Closeup of a Great Horned Owl toe and talon
These birds hunt at night by waiting on a high perch and swooping down on prey. Prey is varied. Predominantly small to medium-sized mammals such as hares, rabbits, racoons, rats, squirrels, mice, mole, voles, marmots, shrews, bats, armadillos, weasels and gerbils. It's even a natural predator of porcupines and skunks (like most birds it has poor sense of smell). Birds also comprise a large portion of a Great Horned Owl's diet, ranging in size from kinglets to Great Blue Herons. Waterbirds, especially coots and ducks, are hunted; even raptors, up to the size of Snowy Owls, are sometimes taken. The owls sometimes eat farmers' chickens and small to medium and largish dogs . But reptiles, amphibians, fish, crustaceans and even insects only count for occasional prey. Cannibalism has been recorded.

These birds also have 500 pounds per square inch of crushing power in their talons. An average adult human male has about 60 pounds per square inch in his hands. In northern regions, where larger prey that cannot be eaten quickly are most prevalent, they may let uneaten food freeze and then thaw it out later using their own body heat. They also tend to eat and regurgitate food in the same locations.

Reproduction

Great Horned Owls are some of the earliest-breeding birds in North America. They breed in late January or early February and are often heard calling to each other in the fall, starting in October. They choose a mate by December and are often heard duetting before this time. For owls found in more tropical climates, the dates of the breeding season are somewhat undefined. They often take over a nest used by some other large bird, sometimes adding feathers to line the nest but usually not much more. Old crow and raven (Corvus), Red-tailed Hawk (Buteo jamaicensis) or large squirrel nests are often favored in North America. However, they are far from dependent on the old nests of others and may use cavities in trees and snags, cliffs, deserted buildings, and artificial platforms.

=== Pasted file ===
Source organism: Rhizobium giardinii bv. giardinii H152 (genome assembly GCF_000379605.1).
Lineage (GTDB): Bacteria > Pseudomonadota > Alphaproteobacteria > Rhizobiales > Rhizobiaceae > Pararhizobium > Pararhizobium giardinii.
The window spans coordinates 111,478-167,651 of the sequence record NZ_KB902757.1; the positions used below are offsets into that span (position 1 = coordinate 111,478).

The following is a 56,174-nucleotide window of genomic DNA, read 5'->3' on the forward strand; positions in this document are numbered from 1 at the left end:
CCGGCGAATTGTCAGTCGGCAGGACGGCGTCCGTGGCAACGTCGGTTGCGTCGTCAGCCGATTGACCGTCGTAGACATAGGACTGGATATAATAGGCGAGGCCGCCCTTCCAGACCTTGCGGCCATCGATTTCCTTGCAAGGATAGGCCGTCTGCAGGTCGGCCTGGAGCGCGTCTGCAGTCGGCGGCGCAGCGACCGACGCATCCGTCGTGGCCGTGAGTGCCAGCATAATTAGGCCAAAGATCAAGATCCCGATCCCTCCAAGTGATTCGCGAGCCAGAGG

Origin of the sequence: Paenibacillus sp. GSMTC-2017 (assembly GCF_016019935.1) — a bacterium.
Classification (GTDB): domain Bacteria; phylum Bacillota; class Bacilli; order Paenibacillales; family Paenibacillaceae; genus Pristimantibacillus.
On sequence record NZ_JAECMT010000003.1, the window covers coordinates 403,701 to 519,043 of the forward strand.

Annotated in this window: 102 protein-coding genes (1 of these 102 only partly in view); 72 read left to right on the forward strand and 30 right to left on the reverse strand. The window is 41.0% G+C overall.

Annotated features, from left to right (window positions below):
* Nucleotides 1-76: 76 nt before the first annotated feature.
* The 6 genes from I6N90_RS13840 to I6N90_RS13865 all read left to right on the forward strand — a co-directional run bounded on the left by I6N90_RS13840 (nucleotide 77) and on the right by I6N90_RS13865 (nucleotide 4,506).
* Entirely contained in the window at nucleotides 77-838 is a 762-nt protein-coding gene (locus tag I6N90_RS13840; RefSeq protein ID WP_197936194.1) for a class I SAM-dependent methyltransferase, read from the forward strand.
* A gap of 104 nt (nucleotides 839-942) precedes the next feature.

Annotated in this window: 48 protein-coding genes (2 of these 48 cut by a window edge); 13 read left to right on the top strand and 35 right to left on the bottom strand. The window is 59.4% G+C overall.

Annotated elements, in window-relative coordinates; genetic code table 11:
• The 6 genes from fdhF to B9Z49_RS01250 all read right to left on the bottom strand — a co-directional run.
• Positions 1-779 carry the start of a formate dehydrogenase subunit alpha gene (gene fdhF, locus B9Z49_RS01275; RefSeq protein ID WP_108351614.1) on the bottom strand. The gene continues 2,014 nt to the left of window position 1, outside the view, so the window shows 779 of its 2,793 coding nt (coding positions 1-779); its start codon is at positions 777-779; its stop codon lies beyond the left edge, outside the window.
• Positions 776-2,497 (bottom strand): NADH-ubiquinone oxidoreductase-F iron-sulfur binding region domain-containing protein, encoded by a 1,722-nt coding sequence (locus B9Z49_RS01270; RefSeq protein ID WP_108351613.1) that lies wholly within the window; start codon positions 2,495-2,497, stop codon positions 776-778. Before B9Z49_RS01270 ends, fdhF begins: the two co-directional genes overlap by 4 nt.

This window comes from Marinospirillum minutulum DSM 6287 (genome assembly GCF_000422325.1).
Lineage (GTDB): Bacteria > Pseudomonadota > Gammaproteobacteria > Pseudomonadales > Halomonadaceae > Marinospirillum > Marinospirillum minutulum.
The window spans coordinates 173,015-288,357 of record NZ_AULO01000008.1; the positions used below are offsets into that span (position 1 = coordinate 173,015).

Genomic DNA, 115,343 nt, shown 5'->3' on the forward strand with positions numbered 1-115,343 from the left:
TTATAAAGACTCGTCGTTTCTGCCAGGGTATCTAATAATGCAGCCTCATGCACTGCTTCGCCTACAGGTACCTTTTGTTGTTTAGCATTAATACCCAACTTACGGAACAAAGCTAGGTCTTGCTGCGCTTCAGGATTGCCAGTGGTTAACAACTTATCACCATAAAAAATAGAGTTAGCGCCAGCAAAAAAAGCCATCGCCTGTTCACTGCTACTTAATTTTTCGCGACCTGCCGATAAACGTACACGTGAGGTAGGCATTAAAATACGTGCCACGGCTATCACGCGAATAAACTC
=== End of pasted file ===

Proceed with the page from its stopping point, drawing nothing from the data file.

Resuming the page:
There are usually 2 eggs per clutch, with a clutch ranging in size from 1 to 5 eggs (5 is very rare). The average egg width is 1.8 in (46.5 mm), the average length is 2.2 in (55.2 mm) and the average weight is 1.8 oz (51 g). The incubation period ranges from 30 to 37 days, averaging 33 days. Brooding is almost continuous until the offspring are about 2 weeks old, after which it decreases. Young owls move onto nearby branches at 6 weeks and start to fly about a week later. The offspring have still been seen begging for food in late October (5 months after leaving the nest) and most do not separate from their parents until right before they start to reproduce for the next clutch (usually December). Birds may not breed for another year or two, and are often vagrants ("floaters") until they mate, establish their own territories, and settle down.

Provincial Bird

The Great Horned Owl is the provincial bird of Albertamarker.

Footnotes

References

  • (2006): Composição da avifauna em oito áreas úmidas da Bacia Hidrográfica do Lago Guaíba, Rio Grande do Sul [Bird composition and conservation in eight wetlands of the hidrographic basin of Guaíba lake, State of Rio Grande do Sul, Brazil]. Revista Brasileira de Ornitologia 14(2): 101-115 [Portuguese with English abstract]. PDf fulltext
  • (2000): Forty-second supplement to the American Ornithologists' Union Check-list of North American Birds. Auk 117(3): 847–858. DOI: 10.1642/0004-8038(2000)117[0847:FSSTTA]2.0.CO;2 PDF fulltext
  • (2004): Notes on the type of Bubo virginianus sclariventris. Bull. B.O.C. 124(1): 5-6. PDF fulltext
  • (1999): 69. Great Horned Owl. In: : Handbook of Birds of the World (Volume 5: Barn-owls to Hummingbirds): 185, plate 10. Lynx Edicions, Barcelona. ISBN 84-87334-25-3
  • (1947): A preliminary survey of trends in avian evolution from Pleistocene to recent time. Condor 49(1): 10-13. DjVu fulltext PDF fulltext
  • (1998): Great Horned Owl (Bubo virginianus). In: : Birds of North America 372. Academy of Natural Sciencesmarker, Philadelphia, PA & American Ornithologists' Union, Washington, D.C. Online version, retrieved 2006-DEC-05. (HTML preview)
  • character sketches vol.1 1981